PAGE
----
Another World Heritage site, Český Krumlov’s outsized castle (the second largest in the Czech Republic) provides an amazing backdrop to this Baroque town. Right on the banks of the Vltava river, the town was built around a 13th-century castle. The former feudal town was founded in the Middle Ages and has since undergone Renaissance and Baroque transformations. Its medieval street layout remains intact, as do its historic buildings with their Renaissance and Baroque facades. The castle itself has retained a piece of every era, with a combination of Gothic, Late Gothic, Renaissance, and Baroque aesthetic elements.
9. Monemvasia, Greece
Originally settled in the sixth century as a fortress refuge for Greeks fleeing invasion, Monemvasia has successfully repelled invaders — cultural and physical — ever since. Located on the southeastern side of the Peloponnese region, Monemvasia was carved into the back of a sea rock in the Middle Ages to conceal the town’s presence from hostile forces. A classic medieval castle town, the fact that it’s located on an island just adds an extra air of romance. The town whose name translates as “single passage” is connected to the mainland by a narrow pathway.
10. Riquewihr, France
Riesling fans know Riquewihr for its famed wine appellation, and travelers love its town center, which has remained intact for hundreds of years. Located between the Vosges mountains and the Plain of Alsace, Riquewihr feels like an open-air museum that has preserved its character in pristine fashion over the centuries. You’ll find half-timbered houses from the 15th century, a defensive gate from the 13th century, and museums that illuminate the town’s cultural and historic heritage, like the Thieves Tower and 16th-century Winemaker’s House.
11. Ronda, Spain
Three incredibly dramatic stone bridges span the El Tajo canyon upon which the city is built. The birthplace of the modern Spanish bullfight, Ronda was once home to Ernest Hemingway, who indulged in his love for bullfighting while residing in the old quarter. Its New Bridge, completed in 1793, connects El Mercadillo (the Market) to La Ciudad (the old Moorish quarter). The town is also famous for its coño balconies, which hang over the edge of the Tajo gorge. These precarious-looking platforms are some of the best viewpoints for admiring the gorge — just don’t lean too far over the edge. Ronda also gives French wine a run for its money, known for its delicious red wines.
12. Corinaldo, Italy
Italy is no stranger to medieval small towns perched atop hills, but Corinaldo is among the best-preserved ones in the entire country. This village, in the province of Ancona, has defensive walls built in the 15th century and battlements that offer panoramic views of the countryside. Corinaldo is also an important religious destination as the birthplace and pilgrimage site of Maria Goretti, who was sanctified in 1902. Other attractions include the Cannon of Fico, the historic House of Sucretto, the 100-step Piaggia stairwell, and the famous Well of Poleta.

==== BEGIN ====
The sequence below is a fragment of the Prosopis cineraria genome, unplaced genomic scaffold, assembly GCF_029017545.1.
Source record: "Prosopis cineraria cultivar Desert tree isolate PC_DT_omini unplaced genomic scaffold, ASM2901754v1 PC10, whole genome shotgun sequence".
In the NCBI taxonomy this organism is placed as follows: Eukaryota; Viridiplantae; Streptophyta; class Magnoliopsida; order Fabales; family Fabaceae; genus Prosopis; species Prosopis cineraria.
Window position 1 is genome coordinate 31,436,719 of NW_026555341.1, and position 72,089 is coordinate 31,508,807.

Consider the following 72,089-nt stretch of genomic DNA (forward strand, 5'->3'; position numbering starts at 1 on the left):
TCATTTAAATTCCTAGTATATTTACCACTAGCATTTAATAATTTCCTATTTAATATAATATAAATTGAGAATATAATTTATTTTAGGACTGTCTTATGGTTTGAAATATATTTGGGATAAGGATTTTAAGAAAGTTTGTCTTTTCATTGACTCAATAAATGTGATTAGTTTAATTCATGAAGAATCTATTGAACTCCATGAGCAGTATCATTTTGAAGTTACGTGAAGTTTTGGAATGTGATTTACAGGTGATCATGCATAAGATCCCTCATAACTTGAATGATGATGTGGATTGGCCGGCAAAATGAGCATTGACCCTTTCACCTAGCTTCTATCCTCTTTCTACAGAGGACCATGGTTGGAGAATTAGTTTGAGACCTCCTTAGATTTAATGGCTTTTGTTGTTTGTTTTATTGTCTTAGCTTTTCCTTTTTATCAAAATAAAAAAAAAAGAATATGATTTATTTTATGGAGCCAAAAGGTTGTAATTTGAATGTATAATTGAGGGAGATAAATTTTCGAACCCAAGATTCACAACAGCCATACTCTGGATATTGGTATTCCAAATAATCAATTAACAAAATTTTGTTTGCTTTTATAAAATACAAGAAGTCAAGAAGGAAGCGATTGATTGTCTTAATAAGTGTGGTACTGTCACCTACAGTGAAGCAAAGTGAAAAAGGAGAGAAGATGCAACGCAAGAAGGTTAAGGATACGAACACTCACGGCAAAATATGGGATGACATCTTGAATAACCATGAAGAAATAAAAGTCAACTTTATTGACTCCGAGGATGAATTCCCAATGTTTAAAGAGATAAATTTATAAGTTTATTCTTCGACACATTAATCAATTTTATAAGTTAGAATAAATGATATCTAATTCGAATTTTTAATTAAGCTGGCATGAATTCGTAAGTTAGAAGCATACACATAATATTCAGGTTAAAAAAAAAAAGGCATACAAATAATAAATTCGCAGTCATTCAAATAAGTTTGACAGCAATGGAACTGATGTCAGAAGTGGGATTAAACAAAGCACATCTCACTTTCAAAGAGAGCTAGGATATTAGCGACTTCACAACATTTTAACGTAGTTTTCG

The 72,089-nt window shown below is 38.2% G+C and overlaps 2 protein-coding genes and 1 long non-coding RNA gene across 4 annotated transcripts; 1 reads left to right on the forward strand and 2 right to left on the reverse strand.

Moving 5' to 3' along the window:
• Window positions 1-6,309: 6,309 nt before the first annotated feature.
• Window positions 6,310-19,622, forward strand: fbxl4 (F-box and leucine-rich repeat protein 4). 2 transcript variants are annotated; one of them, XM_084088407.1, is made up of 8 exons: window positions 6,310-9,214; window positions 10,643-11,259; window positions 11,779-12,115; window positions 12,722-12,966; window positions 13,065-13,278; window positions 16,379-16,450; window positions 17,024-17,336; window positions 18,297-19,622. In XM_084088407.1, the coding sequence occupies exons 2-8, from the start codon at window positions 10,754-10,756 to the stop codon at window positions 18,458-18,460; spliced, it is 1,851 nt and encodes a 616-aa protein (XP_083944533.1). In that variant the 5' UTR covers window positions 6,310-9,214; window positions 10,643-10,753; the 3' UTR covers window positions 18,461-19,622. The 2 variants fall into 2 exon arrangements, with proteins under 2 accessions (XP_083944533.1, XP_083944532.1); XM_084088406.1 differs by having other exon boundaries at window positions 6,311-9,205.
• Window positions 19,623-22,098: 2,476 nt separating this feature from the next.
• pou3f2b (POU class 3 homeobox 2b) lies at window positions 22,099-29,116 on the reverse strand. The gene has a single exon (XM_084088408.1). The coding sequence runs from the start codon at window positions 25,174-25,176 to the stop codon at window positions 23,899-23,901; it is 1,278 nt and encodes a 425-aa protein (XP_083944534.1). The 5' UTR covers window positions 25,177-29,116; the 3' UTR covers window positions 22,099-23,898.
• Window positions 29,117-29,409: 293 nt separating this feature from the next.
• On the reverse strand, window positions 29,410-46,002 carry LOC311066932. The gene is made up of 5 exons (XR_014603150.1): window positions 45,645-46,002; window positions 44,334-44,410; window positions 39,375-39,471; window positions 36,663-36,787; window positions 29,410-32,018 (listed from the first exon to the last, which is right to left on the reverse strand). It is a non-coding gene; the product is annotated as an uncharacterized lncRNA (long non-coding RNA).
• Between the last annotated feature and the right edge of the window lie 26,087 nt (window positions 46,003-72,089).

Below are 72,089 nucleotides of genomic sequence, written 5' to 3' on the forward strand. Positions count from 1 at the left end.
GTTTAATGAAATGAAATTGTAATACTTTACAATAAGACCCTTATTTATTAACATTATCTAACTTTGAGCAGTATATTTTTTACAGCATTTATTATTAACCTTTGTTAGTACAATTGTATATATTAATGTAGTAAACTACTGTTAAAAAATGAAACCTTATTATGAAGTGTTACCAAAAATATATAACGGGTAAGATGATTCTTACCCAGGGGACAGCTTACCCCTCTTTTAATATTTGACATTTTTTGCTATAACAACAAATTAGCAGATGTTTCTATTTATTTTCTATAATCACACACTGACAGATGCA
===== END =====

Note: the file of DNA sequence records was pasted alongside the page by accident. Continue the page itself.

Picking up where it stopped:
13. Óbidos, Portugal
When Óbidos was gifted by Afonso II to his wife Urraca of Leon in the 1200s, the city became known as the home of Portugal’s queens, and it’s easy to see why. Several of the buildings and monuments were either founded or funded by a queen of Portugal, and the town itself is encircled by the walls of a medieval castle. A walk around the small town might convince you that you’re living in the shadow of the Portuguese monarchy.
The town’s historic homes are defined by whitewashed walls and yellow borders, and its narrow streets and hidden alleyways would take years to be thoroughly explored. The castle, founded by the Moors in the 700s, now serves as a heritage hotel, so you can book a room and live like royalty yourself.
14. Cochem, Germany
Once a Celtic, then Roman, outpost on the Rhine, Cochem is located in the heart of Germany’s Riesling wine region. Half-timbered houses are topped with slate roofs, and strolling the winding streets you’ll notice quirky details like a merman carved into the side of the building. It’s all overlooked by the imperial Reichsburg Cochem castle. Built around the year 1000, the medieval castle sits atop a vineyards-covered hill and was renovated in the mid-1800s to reflect a more neo-gothic style.
Since you can’t visit the Riesling region without sampling the goods, check out Family Winery Rademacher for a wine tasting and cellar tour. You’ll learn about what it takes to create a delicious wine from the winemaker himself and taste six different wines over the course of two hours.
15. Potes, Spain
In Spain’s mountainous north, Potes straddles steep river terrain and is home to several centuries-old stone bridges, including the famous San Cayetano and La Cárcel. Located in the middle of four valleys in the Picos de Europa, the village is surrounded by hills and mountains.
Its medieval town center is defined by a labyrinth of narrow alleyways and ancient streets, with houses of golden stone and a river crossed by several small stone bridges. Make sure you stop and appreciate the 13th century Torre del Infatado fortification in the main square, containing illuminated manuscripts of the Book of Revelation and the old Gothic church of San Vincente with its Baroque altarpiece.
16. Hallstatt, Austria